De Commerson, who accompanied Bougainville on his voyage round the world, and visited Madagascar in 1771, heard of a small race in the interior of that island, called Kimos or Quimos, and actually saw one woman—a slave in the household of the governor of the French settlement, the Comte de Modave. De Modave collected all the information he could about the Quimos from native chiefs, but never succeeded in reaching the valleys where they were said to live, or meeting with any, except the slave-woman before mentioned, who may or may not have been a typical specimen. Ellis and other missionaries, in later times, heard of these people under the name of Vazimba, but never appear to have seen them; and it may be doubted whether any of them exist at the present day. The native statements preserved by De Commerson and De Modave would, if true, show the Quimos to have been in some respects physiologically different from the rest of mankind; but these statements—and rightly so, in the absence of further evidence—are treated by both gentlemen with extreme caution. For the rest, the description of the Comte de Modave's Quimo slave might very well stand for the portrait of the average Bushwoman.
Captain Boteler, who was on the east coast of Africa, between the years 1821 and 1826, heard of a tribe of small people, living in the interior, called Waberikimo; and reports of these seem at different times to have reached Zanzibar. The native information on this point was somewhat vague; but from all accounts they would appear to be the same as the Doko, of whom Dr. Krapf received a description in 1840 from a slave of the name of Dilbo, a native of Enarea. The Doko were said to live in the Galla country; they were small in stature, and of a dark olive color. They lived on fruits, roots, mice, and wild honey, and were unacquainted with the use of fire. They had neither weapons, houses, nor temples, nor even, like the Gallas, sacred trees. Yet they had some notion of a Supreme Being, to whom, under the name of Yer, they sometimes addressed prayers, "in moments of sadness and terror," said Dilbo. There is a certain pathos in what follows; but we must remember that it was filtered through the imagination—perhaps elicited by the leading questions—of a kind-hearted German with a touch of poetic mysticism about him. "In their prayer they say: 'Yer, if thou dost really exist, why dost thou let us be slain? We ask thee not for food or clothing, for we only live on snakes, ants, and mice. Thou hast made us, why dost thou let us be trodden down?'"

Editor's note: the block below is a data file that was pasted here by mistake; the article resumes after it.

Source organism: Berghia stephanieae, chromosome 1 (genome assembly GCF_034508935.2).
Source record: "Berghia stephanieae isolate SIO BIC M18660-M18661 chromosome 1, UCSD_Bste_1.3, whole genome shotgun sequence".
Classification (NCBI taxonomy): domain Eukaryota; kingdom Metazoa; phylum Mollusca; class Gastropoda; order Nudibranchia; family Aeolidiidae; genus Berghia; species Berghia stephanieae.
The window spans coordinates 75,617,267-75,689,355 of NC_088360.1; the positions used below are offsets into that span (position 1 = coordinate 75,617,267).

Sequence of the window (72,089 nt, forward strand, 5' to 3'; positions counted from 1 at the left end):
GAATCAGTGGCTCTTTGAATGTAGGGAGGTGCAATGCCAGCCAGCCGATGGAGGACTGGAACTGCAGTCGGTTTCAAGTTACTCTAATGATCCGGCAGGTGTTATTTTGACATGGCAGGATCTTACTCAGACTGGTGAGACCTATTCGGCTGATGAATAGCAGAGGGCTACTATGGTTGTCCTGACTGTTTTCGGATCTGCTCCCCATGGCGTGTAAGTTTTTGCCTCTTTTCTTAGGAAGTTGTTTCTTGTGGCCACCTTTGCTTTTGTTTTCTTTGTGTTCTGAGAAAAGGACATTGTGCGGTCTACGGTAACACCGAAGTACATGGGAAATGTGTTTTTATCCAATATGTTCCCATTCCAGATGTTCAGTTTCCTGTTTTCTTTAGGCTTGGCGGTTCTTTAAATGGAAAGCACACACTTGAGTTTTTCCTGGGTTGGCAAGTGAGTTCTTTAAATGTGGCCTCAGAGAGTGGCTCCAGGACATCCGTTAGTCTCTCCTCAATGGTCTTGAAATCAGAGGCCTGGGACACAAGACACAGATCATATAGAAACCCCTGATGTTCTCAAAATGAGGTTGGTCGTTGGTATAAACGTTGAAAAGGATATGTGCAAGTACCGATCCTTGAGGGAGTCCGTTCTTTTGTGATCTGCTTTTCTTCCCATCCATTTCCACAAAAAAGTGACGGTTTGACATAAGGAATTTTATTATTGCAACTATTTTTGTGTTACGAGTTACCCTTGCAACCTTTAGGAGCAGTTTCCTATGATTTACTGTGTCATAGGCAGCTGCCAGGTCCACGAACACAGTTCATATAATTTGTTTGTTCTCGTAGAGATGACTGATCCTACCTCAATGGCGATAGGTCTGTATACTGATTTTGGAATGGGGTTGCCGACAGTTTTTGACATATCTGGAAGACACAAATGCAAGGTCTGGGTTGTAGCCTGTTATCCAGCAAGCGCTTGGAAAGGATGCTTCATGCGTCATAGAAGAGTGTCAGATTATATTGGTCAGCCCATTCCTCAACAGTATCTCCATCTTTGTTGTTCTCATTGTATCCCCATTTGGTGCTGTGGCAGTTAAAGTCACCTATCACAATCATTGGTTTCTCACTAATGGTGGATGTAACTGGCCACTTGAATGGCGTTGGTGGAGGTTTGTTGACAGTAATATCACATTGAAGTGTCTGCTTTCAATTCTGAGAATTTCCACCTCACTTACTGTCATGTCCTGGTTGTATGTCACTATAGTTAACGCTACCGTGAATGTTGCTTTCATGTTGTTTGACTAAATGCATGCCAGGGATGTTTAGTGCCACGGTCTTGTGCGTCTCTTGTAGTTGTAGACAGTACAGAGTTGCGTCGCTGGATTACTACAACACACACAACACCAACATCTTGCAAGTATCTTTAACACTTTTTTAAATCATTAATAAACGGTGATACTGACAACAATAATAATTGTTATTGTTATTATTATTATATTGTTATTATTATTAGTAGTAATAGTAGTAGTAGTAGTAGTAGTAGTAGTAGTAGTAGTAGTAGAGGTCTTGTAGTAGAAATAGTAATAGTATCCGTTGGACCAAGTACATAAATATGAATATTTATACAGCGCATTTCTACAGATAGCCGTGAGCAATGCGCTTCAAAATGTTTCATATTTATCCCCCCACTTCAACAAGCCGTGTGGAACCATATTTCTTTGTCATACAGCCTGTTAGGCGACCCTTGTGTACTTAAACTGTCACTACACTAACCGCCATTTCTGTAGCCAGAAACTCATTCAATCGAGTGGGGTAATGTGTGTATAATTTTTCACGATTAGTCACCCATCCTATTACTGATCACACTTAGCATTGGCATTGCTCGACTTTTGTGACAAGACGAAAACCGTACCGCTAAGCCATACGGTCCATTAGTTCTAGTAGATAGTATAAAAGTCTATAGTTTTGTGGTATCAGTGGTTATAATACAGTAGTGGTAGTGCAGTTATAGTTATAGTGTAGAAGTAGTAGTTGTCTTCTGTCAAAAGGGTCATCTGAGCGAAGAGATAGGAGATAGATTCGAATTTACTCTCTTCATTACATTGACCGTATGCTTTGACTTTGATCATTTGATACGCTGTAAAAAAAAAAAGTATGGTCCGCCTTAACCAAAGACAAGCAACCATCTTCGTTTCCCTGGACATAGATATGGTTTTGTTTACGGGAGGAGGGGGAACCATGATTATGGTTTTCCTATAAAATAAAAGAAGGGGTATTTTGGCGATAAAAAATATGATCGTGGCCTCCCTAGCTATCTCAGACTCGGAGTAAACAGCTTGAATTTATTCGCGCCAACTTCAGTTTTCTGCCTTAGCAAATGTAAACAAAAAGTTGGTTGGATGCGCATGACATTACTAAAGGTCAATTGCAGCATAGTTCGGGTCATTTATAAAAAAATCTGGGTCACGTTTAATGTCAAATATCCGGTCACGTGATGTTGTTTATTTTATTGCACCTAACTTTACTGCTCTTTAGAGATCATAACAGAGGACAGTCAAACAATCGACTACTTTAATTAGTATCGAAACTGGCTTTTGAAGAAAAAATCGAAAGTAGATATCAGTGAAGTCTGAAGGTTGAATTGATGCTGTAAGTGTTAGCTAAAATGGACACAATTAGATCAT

The Doko had neither chiefs nor laws; they "lived in the woods, climbing trees for fruit, like monkeys"; but diseases were unknown among them, and they were much liked as slaves in Enarea, being docile and obedient.